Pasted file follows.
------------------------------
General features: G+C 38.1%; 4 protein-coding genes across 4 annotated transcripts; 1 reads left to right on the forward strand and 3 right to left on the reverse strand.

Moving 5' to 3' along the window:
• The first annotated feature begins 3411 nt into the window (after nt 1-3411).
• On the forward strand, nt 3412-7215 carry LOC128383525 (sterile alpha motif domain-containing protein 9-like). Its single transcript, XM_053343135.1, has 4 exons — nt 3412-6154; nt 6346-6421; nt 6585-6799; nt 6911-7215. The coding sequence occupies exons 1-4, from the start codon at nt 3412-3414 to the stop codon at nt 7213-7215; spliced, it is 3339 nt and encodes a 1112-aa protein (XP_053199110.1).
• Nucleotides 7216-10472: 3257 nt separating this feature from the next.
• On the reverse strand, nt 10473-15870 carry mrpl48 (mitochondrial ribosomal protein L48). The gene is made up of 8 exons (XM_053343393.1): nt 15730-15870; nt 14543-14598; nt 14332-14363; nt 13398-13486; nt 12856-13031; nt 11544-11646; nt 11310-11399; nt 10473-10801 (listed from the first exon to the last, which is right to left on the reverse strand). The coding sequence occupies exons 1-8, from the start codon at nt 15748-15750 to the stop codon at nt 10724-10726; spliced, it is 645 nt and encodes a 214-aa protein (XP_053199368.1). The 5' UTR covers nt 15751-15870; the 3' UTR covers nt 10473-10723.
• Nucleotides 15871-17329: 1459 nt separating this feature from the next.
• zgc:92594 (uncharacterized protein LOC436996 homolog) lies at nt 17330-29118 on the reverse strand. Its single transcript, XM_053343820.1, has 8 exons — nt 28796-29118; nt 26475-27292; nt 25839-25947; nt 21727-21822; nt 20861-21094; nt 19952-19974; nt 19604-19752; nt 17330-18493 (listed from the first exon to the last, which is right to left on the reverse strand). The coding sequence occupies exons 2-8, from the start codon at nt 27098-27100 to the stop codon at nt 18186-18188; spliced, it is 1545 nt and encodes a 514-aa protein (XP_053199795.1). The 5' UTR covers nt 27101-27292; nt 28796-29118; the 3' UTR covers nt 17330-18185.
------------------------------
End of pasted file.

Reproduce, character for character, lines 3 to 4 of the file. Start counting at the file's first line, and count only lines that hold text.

• The first annotated feature begins 3411 nt into the window (after nt 1-3411).
• On the forward strand, nt 3412-7215 carry LOC128383525 (sterile alpha motif domain-containing protein 9-like). Its single transcript, XM_053343135.1, has 4 exons — nt 3412-6154; nt 6346-6421; nt 6585-6799; nt 6911-7215. The coding sequence occupies exons 1-4, from the start codon at nt 3412-3414 to the stop codon at nt 7213-7215; spliced, it is 3339 nt and encodes a 1112-aa protein (XP_053199110.1).